In a bi-partisan effort to avert severe cuts to the Yonkers Public Schools that would result in 700 layoffs, the Yonkers City Council voted 6-1 early Wednesday morning to ask the State to create a Transitional Finance Authority (TFA). The Authority would refinance some of our existing debt resulting in a $20 million reduction in our operating costs for next fiscal year. While deeply concerned about deficit financing, the Council approved a version of a TFA that differs from the mayor's version in that it has tighter financial controls, places the entire council on the authority's board and has the State enact a wage freeze for all municipal employees. The wage freeze would go into effect when the bonds are issued and end when they are repaid. The legislation is now being reviewed, considered, and will hopefully be enacted by the governor, state legislature and the comptroller.
The TFA recognizes that "a condition of fiscal difficulty exists in the city of Yonkers , as a result of a weakened local economy, a decrease in real estate values and reductions in state aid to education." The TFA implores the state to act favorable towards the agreement reasoning, "….the city is in a state of fiscal crisis, and that the welfare of the inhabitants of the city is seriously threatened. The city budget must be balanced and economic recovery enhanced. Actions should be undertaken which preserve essential services to city residents, while also ensuring that taxes remain affordable. Actions contrary to these two essential goals jeopardize the city's long-term fiscal health and impede economic growth for the city, the region, and the state."
Our priority has been, since this proposed budget was delivered to us, to help the Yonkers Public Schools, but we did not want to give this mayor, nor any future mayor, an unlimited credit card to continue to spend recklessly. By limiting the amounts the TFA can refinance to reasonable steps to reduce municipal expenses, we will instill good fiscal procedures without losing local control.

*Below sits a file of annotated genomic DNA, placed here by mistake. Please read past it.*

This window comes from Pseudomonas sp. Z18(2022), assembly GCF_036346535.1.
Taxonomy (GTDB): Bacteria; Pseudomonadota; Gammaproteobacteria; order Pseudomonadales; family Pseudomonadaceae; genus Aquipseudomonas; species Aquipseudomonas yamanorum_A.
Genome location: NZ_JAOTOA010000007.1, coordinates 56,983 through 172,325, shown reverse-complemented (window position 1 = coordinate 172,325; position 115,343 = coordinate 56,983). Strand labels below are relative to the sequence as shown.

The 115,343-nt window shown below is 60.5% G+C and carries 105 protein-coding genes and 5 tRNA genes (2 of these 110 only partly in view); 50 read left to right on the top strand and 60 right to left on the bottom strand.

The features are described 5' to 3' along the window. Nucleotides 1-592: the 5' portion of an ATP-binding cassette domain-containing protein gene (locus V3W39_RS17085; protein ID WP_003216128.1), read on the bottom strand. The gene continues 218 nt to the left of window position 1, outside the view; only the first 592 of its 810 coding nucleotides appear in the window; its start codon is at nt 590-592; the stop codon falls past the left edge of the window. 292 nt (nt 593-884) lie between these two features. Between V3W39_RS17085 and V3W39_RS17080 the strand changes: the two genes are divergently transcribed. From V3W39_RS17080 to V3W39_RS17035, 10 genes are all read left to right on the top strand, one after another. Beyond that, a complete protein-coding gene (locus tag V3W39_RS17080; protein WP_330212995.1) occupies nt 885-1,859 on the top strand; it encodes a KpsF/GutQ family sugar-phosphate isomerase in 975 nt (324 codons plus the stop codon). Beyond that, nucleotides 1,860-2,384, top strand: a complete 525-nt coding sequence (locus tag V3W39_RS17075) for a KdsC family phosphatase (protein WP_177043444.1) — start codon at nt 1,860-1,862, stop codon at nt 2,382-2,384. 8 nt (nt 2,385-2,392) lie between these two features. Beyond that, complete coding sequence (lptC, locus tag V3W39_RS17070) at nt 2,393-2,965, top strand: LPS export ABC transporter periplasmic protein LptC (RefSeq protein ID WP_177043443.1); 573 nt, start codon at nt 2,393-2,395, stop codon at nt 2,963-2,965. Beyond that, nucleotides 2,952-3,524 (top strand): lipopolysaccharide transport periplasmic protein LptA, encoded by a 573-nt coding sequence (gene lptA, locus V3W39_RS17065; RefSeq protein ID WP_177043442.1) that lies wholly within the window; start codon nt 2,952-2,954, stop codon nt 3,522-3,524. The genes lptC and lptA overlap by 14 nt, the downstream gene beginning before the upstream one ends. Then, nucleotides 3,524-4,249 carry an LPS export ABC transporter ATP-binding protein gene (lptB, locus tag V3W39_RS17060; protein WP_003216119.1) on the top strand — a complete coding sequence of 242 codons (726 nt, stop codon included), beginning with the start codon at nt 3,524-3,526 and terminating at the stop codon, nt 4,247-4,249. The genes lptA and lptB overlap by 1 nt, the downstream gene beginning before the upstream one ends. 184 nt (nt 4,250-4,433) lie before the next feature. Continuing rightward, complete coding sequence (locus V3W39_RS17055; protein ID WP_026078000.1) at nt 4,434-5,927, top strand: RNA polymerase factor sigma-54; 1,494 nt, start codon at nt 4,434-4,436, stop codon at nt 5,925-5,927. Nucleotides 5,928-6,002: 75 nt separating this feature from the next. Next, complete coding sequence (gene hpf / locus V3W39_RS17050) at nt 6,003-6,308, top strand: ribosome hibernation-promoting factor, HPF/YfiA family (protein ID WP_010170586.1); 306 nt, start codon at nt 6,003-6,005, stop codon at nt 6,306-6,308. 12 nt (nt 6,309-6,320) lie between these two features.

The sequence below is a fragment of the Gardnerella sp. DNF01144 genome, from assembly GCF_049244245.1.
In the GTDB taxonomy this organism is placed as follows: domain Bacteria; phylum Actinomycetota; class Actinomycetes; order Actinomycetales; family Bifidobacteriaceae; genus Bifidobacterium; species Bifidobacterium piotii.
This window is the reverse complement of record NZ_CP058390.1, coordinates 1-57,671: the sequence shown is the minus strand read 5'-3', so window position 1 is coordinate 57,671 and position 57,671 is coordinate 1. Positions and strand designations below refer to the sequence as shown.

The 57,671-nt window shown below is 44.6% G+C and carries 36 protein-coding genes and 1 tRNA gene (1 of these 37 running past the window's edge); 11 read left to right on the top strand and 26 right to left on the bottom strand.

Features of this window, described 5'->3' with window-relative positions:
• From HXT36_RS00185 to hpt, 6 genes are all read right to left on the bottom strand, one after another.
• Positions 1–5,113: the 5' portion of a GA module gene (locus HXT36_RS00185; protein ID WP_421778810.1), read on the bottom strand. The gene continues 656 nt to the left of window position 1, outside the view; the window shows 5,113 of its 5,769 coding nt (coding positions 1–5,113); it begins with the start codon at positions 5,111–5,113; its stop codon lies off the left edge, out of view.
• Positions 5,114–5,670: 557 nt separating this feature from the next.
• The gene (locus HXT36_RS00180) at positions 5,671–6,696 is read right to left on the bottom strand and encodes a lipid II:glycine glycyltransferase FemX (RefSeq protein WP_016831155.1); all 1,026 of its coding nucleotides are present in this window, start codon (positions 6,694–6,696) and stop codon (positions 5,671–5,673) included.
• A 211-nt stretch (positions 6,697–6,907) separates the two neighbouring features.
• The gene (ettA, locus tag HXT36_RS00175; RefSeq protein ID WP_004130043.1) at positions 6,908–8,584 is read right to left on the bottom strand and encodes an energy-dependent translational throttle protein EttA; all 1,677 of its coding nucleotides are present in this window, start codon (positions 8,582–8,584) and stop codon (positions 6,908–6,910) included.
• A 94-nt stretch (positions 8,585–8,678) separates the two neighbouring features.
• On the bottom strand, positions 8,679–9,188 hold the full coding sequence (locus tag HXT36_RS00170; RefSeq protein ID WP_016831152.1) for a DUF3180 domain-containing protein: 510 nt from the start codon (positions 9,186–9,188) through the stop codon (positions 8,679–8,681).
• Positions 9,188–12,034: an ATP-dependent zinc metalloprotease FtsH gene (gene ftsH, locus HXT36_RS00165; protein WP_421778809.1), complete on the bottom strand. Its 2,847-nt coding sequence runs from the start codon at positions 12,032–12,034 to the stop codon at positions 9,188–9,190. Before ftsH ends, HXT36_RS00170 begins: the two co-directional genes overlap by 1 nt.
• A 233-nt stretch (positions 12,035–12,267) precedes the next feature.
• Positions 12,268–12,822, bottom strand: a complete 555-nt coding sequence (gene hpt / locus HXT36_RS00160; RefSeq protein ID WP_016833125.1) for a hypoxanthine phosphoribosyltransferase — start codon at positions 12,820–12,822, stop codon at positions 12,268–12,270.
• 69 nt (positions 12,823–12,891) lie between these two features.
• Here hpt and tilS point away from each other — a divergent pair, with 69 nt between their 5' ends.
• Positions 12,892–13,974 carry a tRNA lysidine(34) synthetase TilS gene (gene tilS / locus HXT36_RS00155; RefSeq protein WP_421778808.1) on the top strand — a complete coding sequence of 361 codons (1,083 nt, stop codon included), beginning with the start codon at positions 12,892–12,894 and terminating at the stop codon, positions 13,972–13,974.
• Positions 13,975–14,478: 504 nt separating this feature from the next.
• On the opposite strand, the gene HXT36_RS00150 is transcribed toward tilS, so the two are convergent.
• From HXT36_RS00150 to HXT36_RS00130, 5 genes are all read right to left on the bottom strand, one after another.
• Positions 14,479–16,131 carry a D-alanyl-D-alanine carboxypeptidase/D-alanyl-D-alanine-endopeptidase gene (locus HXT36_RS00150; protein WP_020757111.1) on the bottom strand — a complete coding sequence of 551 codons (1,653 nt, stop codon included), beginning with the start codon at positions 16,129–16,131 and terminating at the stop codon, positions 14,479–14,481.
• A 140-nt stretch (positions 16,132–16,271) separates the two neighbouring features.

While union members have vowed to challenge this responsible legislation that saves jobs and gets our house in order, I expect the state legislature to do the right thing and work to make sure this is passed. Anything short of such, without providing us the money we need, would only be another slap in the face to Yonkers .
After all, it was only several weeks ago that they placed the city in further jeopardy by significantly under funding our schools with the budget they passed.
I also want to thank the thousands of men, women and children who contacted me and my colleagues over the last few weeks to voice their concerns. You truly helped to shape this important debate and your actions were nothing less than an example of democracy at work. Many of you argued, and I agree with you, that the proposed cuts to the schools were unfair to our city's children and would result in extra costs for parents – far in excess of the money saved in this year's budget.
In a separate piece of legislation, the Council unanimously passed an annual maximum cap on overtime that can be earned by each municipal employee to $20,000 per year.
The passage of this cap on overtime occurred a day after the Journal News once again issued a feature article on overtime and pension padding that this time focused on the city's first retiring police officer to earn more than $300,000 in one year (a combination of salary, overtime and other benefits).
The Council voted unanimously to support the overtime caps in order to enforce the accountability of managing the city's departments with the commissioners and the mayor. The mayor will now be required to issue quarterly reports to the council of any mayoral-approved deviation from the overtime caps. Council members have repeatedly sided with taxpayers and agree that like everybody else on a fixed budget, the City has to stop spending money that it does not have and cannot continue to ask the taxpayers for more and more.
As the legislation works through Albany and the mayor finalizes his projections for next year, we can expect the mayor to submit a revised budget to the Council next week that includes a fiscal plan to utilize the savings from the reduction of labor costs and the proceeds of the refinancing to help save some of the education programs. Ultimately, the Yonkers budget and the TFA must be certified by the state before it can be implemented.
Click Statedelegation@gmail.com to contact your state legislator.
Chuck Lesnick is the Yonkers City Council President. He is a Democrat. He is running for the Office of Mayor of Yonkers.